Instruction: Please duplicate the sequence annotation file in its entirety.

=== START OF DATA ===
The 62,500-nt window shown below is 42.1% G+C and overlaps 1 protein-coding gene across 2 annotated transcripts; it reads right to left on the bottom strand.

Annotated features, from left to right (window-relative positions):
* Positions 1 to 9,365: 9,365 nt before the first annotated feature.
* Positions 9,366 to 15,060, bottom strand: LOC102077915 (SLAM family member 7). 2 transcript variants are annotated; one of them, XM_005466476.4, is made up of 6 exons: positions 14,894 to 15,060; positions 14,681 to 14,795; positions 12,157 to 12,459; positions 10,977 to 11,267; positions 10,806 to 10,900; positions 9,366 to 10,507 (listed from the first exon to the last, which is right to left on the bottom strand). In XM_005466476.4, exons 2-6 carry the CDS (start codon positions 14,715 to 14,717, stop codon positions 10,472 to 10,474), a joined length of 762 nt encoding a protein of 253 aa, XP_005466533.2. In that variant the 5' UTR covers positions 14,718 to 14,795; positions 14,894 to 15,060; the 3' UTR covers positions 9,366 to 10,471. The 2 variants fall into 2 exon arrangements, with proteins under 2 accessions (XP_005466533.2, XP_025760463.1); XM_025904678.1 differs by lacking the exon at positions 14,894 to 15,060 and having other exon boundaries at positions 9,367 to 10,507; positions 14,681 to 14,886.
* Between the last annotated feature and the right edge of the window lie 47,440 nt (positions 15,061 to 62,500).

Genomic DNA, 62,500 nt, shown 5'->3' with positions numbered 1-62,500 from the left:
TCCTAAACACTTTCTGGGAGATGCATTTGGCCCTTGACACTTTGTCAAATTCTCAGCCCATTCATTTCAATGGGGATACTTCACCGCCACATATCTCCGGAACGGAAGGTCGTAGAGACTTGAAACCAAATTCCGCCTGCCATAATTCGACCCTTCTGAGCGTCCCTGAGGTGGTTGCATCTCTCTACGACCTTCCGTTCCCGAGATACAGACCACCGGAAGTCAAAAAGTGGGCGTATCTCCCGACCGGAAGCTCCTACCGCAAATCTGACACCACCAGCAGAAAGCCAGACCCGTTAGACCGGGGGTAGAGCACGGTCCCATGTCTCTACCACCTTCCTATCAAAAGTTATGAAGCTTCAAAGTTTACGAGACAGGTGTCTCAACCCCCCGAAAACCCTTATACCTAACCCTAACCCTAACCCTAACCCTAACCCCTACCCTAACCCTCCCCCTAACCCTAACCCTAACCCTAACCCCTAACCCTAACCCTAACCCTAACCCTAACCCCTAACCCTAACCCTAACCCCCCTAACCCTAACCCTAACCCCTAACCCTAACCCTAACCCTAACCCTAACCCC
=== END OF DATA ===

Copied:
The 62,500-nt window shown below is 42.1% G+C and overlaps 1 protein-coding gene across 2 annotated transcripts; it reads right to left on the bottom strand.

Annotated features, from left to right (window-relative positions):
* Positions 1 to 9,365: 9,365 nt before the first annotated feature.
* Positions 9,366 to 15,060, bottom strand: LOC102077915 (SLAM family member 7). 2 transcript variants are annotated; one of them, XM_005466476.4, is made up of 6 exons: positions 14,894 to 15,060; positions 14,681 to 14,795; positions 12,157 to 12,459; positions 10,977 to 11,267; positions 10,806 to 10,900; positions 9,366 to 10,507 (listed from the first exon to the last, which is right to left on the bottom strand). In XM_005466476.4, exons 2-6 carry the CDS (start codon positions 14,715 to 14,717, stop codon positions 10,472 to 10,474), a joined length of 762 nt encoding a protein of 253 aa, XP_005466533.2. In that variant the 5' UTR covers positions 14,718 to 14,795; positions 14,894 to 15,060; the 3' UTR covers positions 9,366 to 10,471. The 2 variants fall into 2 exon arrangements, with proteins under 2 accessions (XP_005466533.2, XP_025760463.1); XM_025904678.1 differs by lacking the exon at positions 14,894 to 15,060 and having other exon boundaries at positions 9,367 to 10,507; positions 14,681 to 14,886.
* Between the last annotated feature and the right edge of the window lie 47,440 nt (positions 15,061 to 62,500).

Genomic DNA, 62,500 nt, shown 5'->3' with positions numbered 1-62,500 from the left:
TCCTAAACACTTTCTGGGAGATGCATTTGGCCCTTGACACTTTGTCAAATTCTCAGCCCATTCATTTCAATGGGGATACTTCACCGCCACATATCTCCGGAACGGAAGGTCGTAGAGACTTGAAACCAAATTCCGCCTGCCATAATTCGACCCTTCTGAGCGTCCCTGAGGTGGTTGCATCTCTCTACGACCTTCCGTTCCCGAGATACAGACCACCGGAAGTCAAAAAGTGGGCGTATCTCCCGACCGGAAGCTCCTACCGCAAATCTGACACCACCAGCAGAAAGCCAGACCCGTTAGACCGGGGGTAGAGCACGGTCCCATGTCTCTACCACCTTCCTATCAAAAGTTATGAAGCTTCAAAGTTTACGAGACAGGTGTCTCAACCCCCCGAAAACCCTTATACCTAACCCTAACCCTAACCCTAACCCTAACCCCTACCCTAACCCTCCCCCTAACCCTAACCCTAACCCTAACCCCTAACCCTAACCCTAACCCTAACCCTAACCCCTAACCCTAACCCTAACCCCCCTAACCCTAACCCTAACCCCTAACCCTAACCCTAACCCTAACCCTAACCCC